- NEP-LAB-2013-06-04 (Labour Economics)
- NEP-TRA-2013-06-04 (Transition Economics)
Please report citation or reference errors to , or , if you are the registered author of the cited work, log in to your RePEc Author Service profile, click on "citations" and make appropriate adjustments.:
- Cho, Yoonyoung & Newhouse, David, 2013.
"How Did the Great Recession Affect Different Types of Workers? Evidence from 17 Middle-Income Countries,"
Elsevier, vol. 41(C), pages 31-50.
- Cho, Yoonyoung & Newhouse, David, 2011. "How did the great recession affect different types of workers ? evidence from 17 middle-income countries," Policy Research Working Paper Series 5636, The World Bank.
- Cho, Yoon Y. & Newhouse, David, 2011. "How Did the Great Recession Affect Different Types of Workers? Evidence from 17 Middle-Income Countries," IZA Discussion Papers 5681, Institute for the Study of Labor (IZA).
- Milan Vodopivec & Andreas W�rg�tter & Dhushyanth Raju, 2005. "Unemployment Benefit Systems in Central and Eastern Europe: A Review of the 1990s1," Comparative Economic Studies, Palgrave Macmillan, vol. 47(4), pages 615-651, December.
- Spletzer, James R, 1997. "Reexamining the Added Worker Effect," Economic Inquiry, Western Economic Association International, vol. 35(2), pages 417-27, April.
- Cem Baslevent & Ozlem Onaran, 2003. "Are Married Women in Turkey More Likely to Become Added or Discouraged Workers?," LABOUR, CEIS, vol. 17(3), pages 439-458, 09.
- Rania Antonopoulos, 2009. "The Current Economic and Financial Crisis: A Gender Perspective," Economics Working Paper Archive wp_562, Levy Economics Institute, The.
- Lokshin, Michael M. & Yemtsov, Ruslan, 2001. "Household strategies for coping with poverty and social exclusion in post-crisis Russia," Policy Research Working Paper Series 2556, The World Bank.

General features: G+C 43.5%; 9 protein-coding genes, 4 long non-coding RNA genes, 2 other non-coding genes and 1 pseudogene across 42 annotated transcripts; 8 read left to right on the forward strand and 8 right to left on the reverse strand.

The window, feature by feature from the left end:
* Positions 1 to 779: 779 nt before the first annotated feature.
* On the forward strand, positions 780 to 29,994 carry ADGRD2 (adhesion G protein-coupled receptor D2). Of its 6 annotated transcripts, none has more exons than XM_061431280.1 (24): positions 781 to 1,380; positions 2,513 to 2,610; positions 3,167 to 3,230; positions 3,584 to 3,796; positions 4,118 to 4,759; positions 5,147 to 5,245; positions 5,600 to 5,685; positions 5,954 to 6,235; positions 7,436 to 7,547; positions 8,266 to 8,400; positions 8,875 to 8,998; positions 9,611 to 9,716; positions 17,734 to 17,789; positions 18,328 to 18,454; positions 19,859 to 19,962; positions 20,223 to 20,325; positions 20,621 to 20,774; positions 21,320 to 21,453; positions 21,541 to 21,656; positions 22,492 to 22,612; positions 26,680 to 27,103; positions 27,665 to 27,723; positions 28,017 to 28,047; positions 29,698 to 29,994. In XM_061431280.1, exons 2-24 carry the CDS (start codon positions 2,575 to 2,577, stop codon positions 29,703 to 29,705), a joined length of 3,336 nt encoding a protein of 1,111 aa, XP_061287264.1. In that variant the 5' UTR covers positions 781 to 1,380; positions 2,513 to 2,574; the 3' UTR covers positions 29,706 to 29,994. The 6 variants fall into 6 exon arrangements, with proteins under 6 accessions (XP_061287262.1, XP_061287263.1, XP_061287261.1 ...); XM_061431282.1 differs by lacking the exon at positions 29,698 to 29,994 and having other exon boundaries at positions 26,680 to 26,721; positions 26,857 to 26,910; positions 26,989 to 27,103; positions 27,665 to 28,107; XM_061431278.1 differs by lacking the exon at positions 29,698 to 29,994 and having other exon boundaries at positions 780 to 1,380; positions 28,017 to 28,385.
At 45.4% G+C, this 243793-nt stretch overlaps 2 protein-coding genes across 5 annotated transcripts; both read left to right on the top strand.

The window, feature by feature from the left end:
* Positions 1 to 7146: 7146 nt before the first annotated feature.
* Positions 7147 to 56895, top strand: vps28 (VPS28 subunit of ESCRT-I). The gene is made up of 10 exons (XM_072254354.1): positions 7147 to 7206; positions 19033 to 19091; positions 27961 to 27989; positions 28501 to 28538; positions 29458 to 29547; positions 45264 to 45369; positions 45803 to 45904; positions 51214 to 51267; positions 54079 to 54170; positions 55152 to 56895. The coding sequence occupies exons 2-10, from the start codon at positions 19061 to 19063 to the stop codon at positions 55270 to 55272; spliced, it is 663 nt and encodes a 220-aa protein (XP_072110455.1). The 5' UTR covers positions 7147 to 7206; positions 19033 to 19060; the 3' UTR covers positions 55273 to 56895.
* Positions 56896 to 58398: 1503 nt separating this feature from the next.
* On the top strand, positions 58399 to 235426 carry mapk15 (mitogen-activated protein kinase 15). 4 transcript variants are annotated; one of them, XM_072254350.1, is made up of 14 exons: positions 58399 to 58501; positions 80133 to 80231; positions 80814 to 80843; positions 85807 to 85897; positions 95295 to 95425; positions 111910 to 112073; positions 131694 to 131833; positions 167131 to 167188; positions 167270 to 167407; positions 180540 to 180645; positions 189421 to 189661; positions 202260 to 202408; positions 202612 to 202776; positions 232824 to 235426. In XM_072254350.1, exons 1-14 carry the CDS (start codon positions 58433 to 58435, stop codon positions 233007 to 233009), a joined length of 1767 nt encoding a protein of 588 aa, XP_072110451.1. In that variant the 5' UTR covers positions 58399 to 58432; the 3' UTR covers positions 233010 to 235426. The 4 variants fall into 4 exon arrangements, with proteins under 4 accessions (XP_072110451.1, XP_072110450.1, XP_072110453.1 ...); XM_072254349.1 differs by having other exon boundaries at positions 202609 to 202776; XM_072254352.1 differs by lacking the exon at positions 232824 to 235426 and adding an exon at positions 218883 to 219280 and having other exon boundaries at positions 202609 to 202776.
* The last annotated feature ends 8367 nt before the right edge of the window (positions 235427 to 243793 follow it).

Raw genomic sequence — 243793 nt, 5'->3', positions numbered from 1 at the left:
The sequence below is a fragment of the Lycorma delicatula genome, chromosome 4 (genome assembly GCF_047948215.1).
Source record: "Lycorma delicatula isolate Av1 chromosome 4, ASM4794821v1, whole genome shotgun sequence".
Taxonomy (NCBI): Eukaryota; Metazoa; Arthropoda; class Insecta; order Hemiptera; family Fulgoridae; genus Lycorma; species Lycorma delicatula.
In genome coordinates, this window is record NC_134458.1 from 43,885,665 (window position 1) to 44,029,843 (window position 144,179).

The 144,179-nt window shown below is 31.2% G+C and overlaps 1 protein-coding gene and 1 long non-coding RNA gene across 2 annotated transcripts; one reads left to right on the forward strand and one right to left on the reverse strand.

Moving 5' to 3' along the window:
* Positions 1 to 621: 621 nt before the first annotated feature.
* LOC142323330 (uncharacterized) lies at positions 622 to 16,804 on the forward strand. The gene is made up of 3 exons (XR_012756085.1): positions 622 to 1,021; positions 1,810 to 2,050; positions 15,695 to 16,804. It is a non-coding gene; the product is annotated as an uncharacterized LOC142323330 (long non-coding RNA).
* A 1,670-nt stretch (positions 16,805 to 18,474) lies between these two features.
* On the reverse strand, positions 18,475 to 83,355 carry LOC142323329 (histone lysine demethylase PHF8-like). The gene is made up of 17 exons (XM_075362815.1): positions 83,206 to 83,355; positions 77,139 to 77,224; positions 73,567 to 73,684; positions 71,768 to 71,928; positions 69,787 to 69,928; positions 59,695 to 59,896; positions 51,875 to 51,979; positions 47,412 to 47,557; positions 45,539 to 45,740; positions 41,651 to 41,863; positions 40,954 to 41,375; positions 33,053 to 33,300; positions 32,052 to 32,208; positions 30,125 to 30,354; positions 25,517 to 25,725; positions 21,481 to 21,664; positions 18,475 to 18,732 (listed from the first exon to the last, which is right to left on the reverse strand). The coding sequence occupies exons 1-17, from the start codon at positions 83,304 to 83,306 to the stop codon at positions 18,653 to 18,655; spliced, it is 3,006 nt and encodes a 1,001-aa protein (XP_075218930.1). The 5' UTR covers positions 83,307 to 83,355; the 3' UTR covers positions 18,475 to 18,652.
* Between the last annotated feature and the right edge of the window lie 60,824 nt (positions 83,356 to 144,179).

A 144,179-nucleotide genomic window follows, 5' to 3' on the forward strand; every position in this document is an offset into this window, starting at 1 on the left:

- Sabarwal, Shwetlena & Sinha, Nistha & Buvinic, Mayra, 2010. "How do women weather economic shocks ? a review of the evidence," Policy Research Working Paper Series 5496, The World Bank.
- Prieto-Rodriguez, Juan & Rodriguez-Gutierrez, Cesar, 2003. "Participation of married women in the European labor markets and the "added worker effect"," Journal of Behavioral and Experimental Economics (formerly The Journal of Socio-Economics), Elsevier, vol. 32(4), pages 429-446, September.
- Mark A. Aguiar & Erik Hurst & Loukas Karabarbounis, 2011. "Time Use During Recessions," NBER Working Papers 17259, National Bureau of Economic Research, Inc.
- Susan Parker & Emmanuel Skoufias, 2004. "The added worker effect over the business cycle: evidence from urban Mexico," Applied Economics Letters, Taylor & Francis Journals, vol. 11(10), pages 625-630.
- Congregado, Emilio & Golpe, Antonio A. & van Stel, André, 2011. "Exploring the big jump in the Spanish unemployment rate: Evidence on an 'added-worker' effect," Economic Modelling, Elsevier, vol. 28(3), pages 1099-1105, May.
For technical questions regarding this item, or to correct its authors, title, abstract, bibliographic or download information, contact: (Marie-Celeste Edwards).
If references are entirely missing, you can add them using this form.